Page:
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"It became a funding issue," says Sharon Roadway, NARA Pacific regional administrator. "Preservation is a major problem. We do things based on need, try to do the worst documents."
Here's the life span of government records: Every federal agency has a schedule -- a document retention and destruction plan -- that determines how long the agency keeps certain records. After some period of time, records (still considered temporary) move into NARA buildings for storage, though they belong to the agency that created the records.
How quickly federal records move into storage varies wildly. Income tax returns from this region can land in San Bruno within days after taxpayers file them, but district court records don't get there for years. After records arrive at a NARA facility, they are stored for another specified period of time -- as long as 25 to 30 years. Then, most of the records are destroyed.
But some special records -- the 3 to 5 percent of the government's records that agency heads and archivists determine have permanent historical value -- move onto the shelves in the archives. After they are opened, indexed, and placed in acid-free files, they become available to the public.
The records -- particularly those records that attract significant attention, such as the Alcatraz files and declassified government documents -- arrive en masse, often following some lobbying effort to get them released. So all other work gets put on hold to process those files to meet public demand.
Meanwhile, the bugs continue to munch and the pages continue to crack and fade away on the vast majority of records that just sit, waiting in their boxes to be rescued.
Jason Newman has been making the drive back and forth from his home in Davis to the National Archives in San Bruno at least three times a week for more than a year now. Newman is working on a doctoral dissertation on the tribal history of a particular Indian reservation in Northern California.
"I found more than I thought," he says.
NARA is home to records of the Bureau of Indian Affairs, dating back to the late 1800s. The files contain official reports, correspondence, and documentation. They also hold a random assortment of photos, drawings, essays, and reports from the boarding schools where Native American children were taught. There are letters between home and school, and between tribal members and the government.
"I'm trying to find the Indian voice," Newman says. "You can't do original research without original records. Ninety-nine percent of the time that's all that exists."
For instance, there are 150 boxes of stuff pertaining to the Round Valley Indian Reservation. They hold a wealth of information about a particularly dark part of American history. A 1902 letter from a commissioner at the Department of the Interior's Office of Indian Affairs to the superintendent of the Round Valley Indian Reservation reads:
"The wearing of long hair by the male population of your agency is not in keeping with the advancement they are making, or will soon be expected to make, in civilization. ... On many of the reservations the Indians of both sexes paint, claiming that it keeps the skin warm in winter and cool in summer; but instead, this paint melts when the Indian perspires and runs down into his eyes. ... Persons who have given considerable thought and investigation to the subject are satisfied that this custom causes the majority of the cases of blindness among the Indians of the United States.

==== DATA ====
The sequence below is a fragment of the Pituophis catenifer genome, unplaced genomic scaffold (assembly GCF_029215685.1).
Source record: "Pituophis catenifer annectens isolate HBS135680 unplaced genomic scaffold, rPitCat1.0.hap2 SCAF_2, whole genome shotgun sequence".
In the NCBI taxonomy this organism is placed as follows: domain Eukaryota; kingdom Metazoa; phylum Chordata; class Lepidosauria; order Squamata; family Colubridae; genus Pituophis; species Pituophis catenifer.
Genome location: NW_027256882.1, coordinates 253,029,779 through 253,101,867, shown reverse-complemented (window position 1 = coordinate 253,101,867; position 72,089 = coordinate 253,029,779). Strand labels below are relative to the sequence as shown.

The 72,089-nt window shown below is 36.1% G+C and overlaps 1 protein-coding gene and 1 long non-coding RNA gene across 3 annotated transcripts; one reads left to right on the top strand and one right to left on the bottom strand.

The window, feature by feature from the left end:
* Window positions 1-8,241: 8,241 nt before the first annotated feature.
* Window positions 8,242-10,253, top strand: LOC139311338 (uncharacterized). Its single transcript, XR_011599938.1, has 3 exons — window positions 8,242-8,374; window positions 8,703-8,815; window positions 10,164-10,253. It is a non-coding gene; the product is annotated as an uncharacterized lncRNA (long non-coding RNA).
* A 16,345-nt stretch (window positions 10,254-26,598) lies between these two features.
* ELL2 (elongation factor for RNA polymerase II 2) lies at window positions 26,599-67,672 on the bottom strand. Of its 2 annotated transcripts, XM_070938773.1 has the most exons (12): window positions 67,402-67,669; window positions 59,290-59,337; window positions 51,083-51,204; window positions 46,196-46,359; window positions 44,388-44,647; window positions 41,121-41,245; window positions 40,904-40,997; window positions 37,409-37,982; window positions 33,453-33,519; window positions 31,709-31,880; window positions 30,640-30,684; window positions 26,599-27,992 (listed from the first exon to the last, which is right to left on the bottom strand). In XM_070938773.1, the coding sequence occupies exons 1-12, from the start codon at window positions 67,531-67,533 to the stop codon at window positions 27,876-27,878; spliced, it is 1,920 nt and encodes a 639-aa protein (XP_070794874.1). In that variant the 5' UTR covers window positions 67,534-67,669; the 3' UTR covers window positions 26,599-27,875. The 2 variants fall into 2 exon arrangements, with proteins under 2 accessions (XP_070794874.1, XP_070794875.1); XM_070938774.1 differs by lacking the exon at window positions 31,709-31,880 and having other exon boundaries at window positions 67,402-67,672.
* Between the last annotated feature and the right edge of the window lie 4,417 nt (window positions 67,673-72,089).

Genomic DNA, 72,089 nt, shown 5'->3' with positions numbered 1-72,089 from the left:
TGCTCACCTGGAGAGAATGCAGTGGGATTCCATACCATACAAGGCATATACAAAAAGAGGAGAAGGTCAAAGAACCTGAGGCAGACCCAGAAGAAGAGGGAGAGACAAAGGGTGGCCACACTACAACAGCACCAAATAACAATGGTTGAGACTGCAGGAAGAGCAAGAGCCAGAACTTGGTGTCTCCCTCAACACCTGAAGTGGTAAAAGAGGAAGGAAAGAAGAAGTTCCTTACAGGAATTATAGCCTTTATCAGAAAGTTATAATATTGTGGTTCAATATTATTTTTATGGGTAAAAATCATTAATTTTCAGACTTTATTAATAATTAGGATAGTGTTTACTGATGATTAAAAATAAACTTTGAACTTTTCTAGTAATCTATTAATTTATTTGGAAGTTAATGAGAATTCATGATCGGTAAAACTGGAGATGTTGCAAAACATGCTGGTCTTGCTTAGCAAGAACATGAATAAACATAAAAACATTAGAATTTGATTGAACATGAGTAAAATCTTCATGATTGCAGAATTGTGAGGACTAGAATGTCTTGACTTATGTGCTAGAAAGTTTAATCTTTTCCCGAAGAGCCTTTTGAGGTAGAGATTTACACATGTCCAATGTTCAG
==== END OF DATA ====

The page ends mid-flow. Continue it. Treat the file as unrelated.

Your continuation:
"You are therefore directed to induce your male Indians to cut their hair, and both sexes to stop painting. ... Employment, supplies, etc. should be withdrawn until they do comply and if they become obstreperous about the matter a short confinement in the guard-house at hard labor, with shorn hair, should furnish a cure ....
"The wearing of citizens clothing, instead of the Indian costume and blanket, should be encouraged. Indian dances and so-called Indian feasts should be prohibited. In many cases these dances and feasts are simply subterfuges to cover degrading acts and to disguise immoral purposes. You are directed to use your best efforts in the suppression of these evils."
Dan Nealand is eating his lunch at the desk where he always eats his lunch, surrounded by puddles of paper in the shadow of a computer monitor. He's also holding court on the subject of the government's memory, as is his wont.
"You can't really be accountable unless you have these records that can say how these programs affected people," the coordinator of the National Archives in San Bruno says, growing more passionate with each word. "For instance, the Santa Barbara oil spill in 1969 birthed the whole citizen environmental movement. We only have 11 little, measly files on this whole incident that started the entire environmental movement."
Nealand is not just an archivist. He's a living poster of an archivist, from the gray curly hair that sits in no particular order, along for the ride with his brain, down to the well-worn, comfortable shoes. He shuffles. He comes in early. He shows up when he's supposed to be on vacation. He knows the date that everything of any consequence in history happened. And he is annoyingly methodical, constantly overcome with the frustration of trying to do the right thing in a system that is not set up for it.